Professional Development

What is professional development & Why engage in it?

In a world where business, compliance, regulation, education & training continue to change rapidly, our employees are frequently challenged to develop new skills, knowledge and approaches in order to perform their roles and contribute to not only the company’s objectives but in providing quality education and training.  Professional development refers to knowledge, skills and attitudes that are undertaken with the intention to improve one’s performance on a personal level, to enhance the ability to perform a role or a revised job role and / or for career advancement.  There are many forms of professional development with some practiced regularly, and others barely known about.  For example, common forms of professional development include attending a face-to-face course or upgrading qualifications, conferences, webinars and technical assistance courses (for example, a short course designed to teach a staff member how to use the latest software package).  Some other examples of professional development that are equally acceptable are coaching programs, online courses, communities of practice, mentoring reflection, supervision and even team teaching. Professional development can be a one off scenario (such as a short course) or it can be ongoing participation such as participation in a community of practice.

Another reason for engaging in professional development might be to ensure that your organisation remains compliant with regulatory frameworks.  For example, for CRICOS registered providers (whether you are a higher education provider, vocational education and training provider, Government or  Non-Government School, ELICOS provider), National Code Part D Standard 6.7 mandates that:

“The registered provider must ensure that its staff members who interact directly with students are aware of the registered provider’s obligations under the ESOS framework and the potential implications for students arising from the exercise of these obligations”.

When new staff members join your company, or existing staff members move from one role to another within a company, the requirements for them to understand this becomes apparent.  They cannot meet or contribute to your obligations as a CRICOS registered provider if you as a company have not provided them with adequate training.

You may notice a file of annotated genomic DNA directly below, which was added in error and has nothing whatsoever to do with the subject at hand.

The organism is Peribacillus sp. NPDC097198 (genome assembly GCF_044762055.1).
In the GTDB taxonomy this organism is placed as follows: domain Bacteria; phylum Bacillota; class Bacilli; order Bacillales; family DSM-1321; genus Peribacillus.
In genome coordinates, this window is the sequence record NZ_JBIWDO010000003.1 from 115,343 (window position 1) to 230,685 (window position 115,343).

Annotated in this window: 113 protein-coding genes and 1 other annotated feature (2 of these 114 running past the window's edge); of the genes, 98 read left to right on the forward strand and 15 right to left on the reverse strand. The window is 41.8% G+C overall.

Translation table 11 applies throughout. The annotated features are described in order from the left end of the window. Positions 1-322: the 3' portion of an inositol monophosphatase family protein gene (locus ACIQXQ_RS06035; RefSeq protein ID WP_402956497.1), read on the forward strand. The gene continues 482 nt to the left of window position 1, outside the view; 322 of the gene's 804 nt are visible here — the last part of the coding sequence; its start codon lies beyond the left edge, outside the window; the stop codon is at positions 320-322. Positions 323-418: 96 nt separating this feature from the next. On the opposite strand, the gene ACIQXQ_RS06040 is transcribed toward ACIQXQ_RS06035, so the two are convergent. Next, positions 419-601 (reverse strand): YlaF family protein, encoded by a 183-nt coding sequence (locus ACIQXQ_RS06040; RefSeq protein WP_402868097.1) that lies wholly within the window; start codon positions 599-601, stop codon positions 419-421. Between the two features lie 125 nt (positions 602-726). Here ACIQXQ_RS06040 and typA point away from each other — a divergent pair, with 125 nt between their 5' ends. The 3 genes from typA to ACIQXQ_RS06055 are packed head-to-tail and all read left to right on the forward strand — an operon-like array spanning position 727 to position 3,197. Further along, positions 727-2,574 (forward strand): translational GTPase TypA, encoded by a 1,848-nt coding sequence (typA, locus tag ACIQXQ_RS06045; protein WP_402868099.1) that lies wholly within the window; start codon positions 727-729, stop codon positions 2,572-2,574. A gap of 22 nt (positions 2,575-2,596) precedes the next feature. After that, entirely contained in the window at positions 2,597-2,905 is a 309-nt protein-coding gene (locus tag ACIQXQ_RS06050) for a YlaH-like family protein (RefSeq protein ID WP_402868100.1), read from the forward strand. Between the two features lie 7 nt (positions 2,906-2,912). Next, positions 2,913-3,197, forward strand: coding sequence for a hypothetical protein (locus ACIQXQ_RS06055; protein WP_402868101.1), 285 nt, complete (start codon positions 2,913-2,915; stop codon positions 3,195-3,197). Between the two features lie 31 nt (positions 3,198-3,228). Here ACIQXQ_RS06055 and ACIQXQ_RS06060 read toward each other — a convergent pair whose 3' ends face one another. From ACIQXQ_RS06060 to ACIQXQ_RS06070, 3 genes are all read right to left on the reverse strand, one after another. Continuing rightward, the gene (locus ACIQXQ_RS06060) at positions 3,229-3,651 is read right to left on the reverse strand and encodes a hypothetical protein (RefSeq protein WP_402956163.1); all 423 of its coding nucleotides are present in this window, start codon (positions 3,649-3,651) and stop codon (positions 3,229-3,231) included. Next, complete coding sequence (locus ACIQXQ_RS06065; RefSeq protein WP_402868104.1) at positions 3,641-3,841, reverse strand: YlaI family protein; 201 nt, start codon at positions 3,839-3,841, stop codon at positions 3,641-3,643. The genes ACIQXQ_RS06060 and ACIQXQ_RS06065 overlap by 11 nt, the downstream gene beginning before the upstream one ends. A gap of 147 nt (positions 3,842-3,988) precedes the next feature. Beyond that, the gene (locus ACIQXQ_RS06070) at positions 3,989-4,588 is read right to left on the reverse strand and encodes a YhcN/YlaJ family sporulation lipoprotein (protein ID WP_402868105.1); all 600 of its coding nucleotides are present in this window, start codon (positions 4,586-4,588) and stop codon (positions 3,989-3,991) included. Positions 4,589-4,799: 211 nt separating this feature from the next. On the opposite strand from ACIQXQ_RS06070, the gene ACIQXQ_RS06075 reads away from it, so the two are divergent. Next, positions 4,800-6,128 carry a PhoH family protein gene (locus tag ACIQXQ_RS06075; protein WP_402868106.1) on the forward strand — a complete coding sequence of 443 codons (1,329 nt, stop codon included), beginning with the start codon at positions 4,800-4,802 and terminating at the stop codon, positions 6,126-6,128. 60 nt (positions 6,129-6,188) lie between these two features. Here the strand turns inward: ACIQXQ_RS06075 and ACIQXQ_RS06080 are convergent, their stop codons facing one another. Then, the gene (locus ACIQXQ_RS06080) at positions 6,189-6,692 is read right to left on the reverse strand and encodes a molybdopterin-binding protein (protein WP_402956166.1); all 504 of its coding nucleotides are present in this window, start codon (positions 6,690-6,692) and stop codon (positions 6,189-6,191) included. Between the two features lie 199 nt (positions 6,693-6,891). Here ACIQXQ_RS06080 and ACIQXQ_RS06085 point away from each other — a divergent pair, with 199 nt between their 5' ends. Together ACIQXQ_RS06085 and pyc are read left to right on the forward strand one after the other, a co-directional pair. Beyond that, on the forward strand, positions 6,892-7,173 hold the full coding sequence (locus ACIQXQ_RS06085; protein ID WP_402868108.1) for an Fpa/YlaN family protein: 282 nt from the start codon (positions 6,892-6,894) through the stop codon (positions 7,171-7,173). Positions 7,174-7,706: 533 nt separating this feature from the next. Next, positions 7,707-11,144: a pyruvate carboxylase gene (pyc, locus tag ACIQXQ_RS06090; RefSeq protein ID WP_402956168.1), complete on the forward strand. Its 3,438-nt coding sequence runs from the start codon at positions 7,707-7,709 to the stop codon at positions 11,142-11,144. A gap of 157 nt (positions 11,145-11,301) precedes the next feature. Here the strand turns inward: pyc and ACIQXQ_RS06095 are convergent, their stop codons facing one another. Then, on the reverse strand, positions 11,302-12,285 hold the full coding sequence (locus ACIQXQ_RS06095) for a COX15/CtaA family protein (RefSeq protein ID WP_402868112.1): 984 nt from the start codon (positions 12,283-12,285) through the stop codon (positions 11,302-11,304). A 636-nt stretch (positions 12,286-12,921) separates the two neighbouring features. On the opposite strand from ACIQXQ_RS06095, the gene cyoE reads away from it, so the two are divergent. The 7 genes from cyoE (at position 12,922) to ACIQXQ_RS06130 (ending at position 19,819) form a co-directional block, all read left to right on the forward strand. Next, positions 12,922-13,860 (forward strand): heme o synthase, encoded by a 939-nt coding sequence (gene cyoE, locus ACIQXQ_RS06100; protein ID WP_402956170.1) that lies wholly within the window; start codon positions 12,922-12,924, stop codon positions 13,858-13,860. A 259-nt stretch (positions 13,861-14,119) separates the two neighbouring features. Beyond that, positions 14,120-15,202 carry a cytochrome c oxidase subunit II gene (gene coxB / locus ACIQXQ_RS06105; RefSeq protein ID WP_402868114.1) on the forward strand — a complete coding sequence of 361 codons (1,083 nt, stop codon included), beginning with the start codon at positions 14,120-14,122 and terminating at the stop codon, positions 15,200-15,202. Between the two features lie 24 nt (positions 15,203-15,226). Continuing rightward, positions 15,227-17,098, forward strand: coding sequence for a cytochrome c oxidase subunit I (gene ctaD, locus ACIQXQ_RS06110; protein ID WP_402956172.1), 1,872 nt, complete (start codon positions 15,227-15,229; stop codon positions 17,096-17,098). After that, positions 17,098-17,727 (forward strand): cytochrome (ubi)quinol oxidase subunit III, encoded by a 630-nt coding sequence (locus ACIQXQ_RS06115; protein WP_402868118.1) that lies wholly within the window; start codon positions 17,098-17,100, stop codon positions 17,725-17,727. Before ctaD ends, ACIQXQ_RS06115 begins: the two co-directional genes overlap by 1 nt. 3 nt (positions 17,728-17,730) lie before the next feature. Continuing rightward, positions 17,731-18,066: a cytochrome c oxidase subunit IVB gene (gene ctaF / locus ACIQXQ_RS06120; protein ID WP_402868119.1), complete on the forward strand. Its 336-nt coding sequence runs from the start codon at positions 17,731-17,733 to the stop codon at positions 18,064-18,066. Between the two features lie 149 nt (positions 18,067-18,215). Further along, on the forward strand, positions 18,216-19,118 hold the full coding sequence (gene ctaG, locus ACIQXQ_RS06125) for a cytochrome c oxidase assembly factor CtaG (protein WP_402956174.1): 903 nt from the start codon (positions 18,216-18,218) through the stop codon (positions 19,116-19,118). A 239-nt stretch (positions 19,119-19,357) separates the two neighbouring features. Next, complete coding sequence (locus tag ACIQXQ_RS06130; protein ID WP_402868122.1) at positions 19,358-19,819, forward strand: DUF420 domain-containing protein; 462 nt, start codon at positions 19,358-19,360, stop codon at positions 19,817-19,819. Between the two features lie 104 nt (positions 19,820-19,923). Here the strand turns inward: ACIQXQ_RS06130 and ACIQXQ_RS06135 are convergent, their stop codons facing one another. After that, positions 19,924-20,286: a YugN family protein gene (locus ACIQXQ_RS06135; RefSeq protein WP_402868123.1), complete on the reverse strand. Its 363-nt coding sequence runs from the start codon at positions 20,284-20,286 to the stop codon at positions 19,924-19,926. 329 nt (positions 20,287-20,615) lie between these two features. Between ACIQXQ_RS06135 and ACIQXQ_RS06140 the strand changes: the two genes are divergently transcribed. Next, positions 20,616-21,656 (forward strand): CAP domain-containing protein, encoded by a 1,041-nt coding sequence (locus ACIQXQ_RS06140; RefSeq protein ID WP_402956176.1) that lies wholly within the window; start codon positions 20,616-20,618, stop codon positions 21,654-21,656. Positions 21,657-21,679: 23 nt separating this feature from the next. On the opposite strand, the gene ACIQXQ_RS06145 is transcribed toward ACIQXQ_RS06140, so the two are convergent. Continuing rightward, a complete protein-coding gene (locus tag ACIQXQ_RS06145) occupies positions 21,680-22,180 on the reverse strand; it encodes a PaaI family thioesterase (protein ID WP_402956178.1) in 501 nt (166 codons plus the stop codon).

In the vocational education and training sector for example, NVR Standards 4.4(e) & 15.4(d) also mandate the continued development of vocational education and training (VET) knowledge and skills.  If staff are not meeting these requirements, it may just be causing a slow death to your business.  Everyone has a need for ongoing development to do their role from the receptionist who has to learn new information in relation to processing enrolments, receiving a call from a potential client and ensuring all the relevant data is collected to follow them up and convert that valuable enrolment to the trainer and assessor who needs to understand why results must be received on time and why the mapping document is crucial to your ongoing registration as a provider.  Management staff also need to constantly ensure their professional development needs are being looked after because leadership demonstration is the most important factor in staff uptake of new ideas.

The 21st century and rapid advances in technology have seen significant changes to the education and training industry.  With these changes to the industry, professional development learning opportunities have also followed a similar trend.  With many staff being time poor or geographically isolated for example, the online provision of professional development opportunities has not only benefitted the sector in terms of increasing uptake due to less demands on time and reducing the geographic isolation, it has also provided a significant cost reduction to small businesses who are genuinely trying to provide the very best for their staff and students.  More and more industry bodies such as ACPET and governments in various jurisdictions are providing webinars for example to make life easier.

What evidence can be used to demonstrate professional development has occurred?

Typically the types of evidence providers will supply as evidence of professional development are as follows (although these are by no means the only examples):

  • RTO Doctor VET Bootcamp for Trainers & Assessors

  • RTO Doctor VET Bootcamp for Administration Staff & Management Staff

  • Receipts from training

  • Handouts collected at the event

  • Internal professional development sessions for other staff based on the session attended

  • PowerPoint Presentations

  • Certificates (Participation, Attendance)

  • Qualifications

  • Supervision records

  • In-house Workshops

  • Minutes of meetings

  • Notes gathered during communities of practice

  • Release to industry programs

  • Industry collaboration on projects

  • Attending conferences

  • Peer review meetings